The use of satellite data in the detailed study and precise measurement of the Earth's geoid in order to improve our understanding both of the Earth's interior, and dynamic topography of the world's oceans.
10 September 2013
With a catalogue of triumphs that range from delivering novel information about winds at the edge of the atmosphere to mapping the structure of Earth's crust 200 km below our feet, ESA's GOCE satellite is in the limelight at this week's Living Planet Symposium.
Carrying the first 3D gravity gradiometer in space and orbiting lower than any other research mission, this state-of-the-art satellite has measured Earth's gravity with unprecedented accuracy, resulting in a series of four geoid models, each more accurate than the last.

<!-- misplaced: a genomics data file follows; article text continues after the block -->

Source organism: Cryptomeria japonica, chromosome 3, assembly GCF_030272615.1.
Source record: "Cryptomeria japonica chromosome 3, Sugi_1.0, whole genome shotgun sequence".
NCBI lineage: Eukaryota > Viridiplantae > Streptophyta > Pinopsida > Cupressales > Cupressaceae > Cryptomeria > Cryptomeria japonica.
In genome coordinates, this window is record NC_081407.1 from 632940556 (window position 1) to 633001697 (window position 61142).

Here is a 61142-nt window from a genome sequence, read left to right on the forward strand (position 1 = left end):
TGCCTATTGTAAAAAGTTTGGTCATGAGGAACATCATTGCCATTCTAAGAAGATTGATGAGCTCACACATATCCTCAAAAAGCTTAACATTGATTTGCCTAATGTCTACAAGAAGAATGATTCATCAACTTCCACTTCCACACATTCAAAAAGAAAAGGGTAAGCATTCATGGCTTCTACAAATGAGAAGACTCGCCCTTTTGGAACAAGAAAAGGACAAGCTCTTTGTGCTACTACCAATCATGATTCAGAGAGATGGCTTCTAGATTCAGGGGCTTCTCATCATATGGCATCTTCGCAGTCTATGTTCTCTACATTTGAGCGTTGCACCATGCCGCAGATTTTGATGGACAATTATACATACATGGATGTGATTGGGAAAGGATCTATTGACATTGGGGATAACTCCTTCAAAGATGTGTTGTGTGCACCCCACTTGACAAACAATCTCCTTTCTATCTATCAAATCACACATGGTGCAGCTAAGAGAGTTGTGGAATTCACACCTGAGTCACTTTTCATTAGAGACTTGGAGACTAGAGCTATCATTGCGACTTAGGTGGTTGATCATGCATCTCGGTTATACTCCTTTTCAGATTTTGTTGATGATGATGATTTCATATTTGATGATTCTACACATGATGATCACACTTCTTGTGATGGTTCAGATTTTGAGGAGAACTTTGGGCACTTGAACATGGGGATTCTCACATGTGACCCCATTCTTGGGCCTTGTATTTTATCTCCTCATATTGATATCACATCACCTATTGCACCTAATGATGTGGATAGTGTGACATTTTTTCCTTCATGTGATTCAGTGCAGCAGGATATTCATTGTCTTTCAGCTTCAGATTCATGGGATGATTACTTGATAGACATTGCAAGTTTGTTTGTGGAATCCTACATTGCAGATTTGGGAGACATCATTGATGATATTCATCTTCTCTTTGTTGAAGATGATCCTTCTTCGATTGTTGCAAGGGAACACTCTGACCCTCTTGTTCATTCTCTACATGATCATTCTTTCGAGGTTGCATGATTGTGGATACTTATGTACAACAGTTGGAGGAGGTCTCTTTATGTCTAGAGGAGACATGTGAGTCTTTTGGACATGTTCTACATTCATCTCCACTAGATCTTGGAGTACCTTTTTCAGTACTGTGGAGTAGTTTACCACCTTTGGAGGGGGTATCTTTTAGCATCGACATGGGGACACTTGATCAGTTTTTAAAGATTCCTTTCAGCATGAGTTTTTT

And, a fifth is expected in the middle of next year that will include GOCE's last measurements.
These final data will be even more accurate because they are being taken from an orbit 31 km lower than the satellite's original mapping height - at the very limit of its capability but maximising its scientific return.
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